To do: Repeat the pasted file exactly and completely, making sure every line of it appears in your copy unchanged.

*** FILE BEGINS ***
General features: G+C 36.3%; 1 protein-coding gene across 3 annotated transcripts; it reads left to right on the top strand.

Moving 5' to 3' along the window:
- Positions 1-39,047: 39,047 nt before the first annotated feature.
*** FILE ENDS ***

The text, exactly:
General features: G+C 36.3%; 1 protein-coding gene across 3 annotated transcripts; it reads left to right on the top strand.

Moving 5' to 3' along the window:
- Positions 1-39,047: 39,047 nt before the first annotated feature.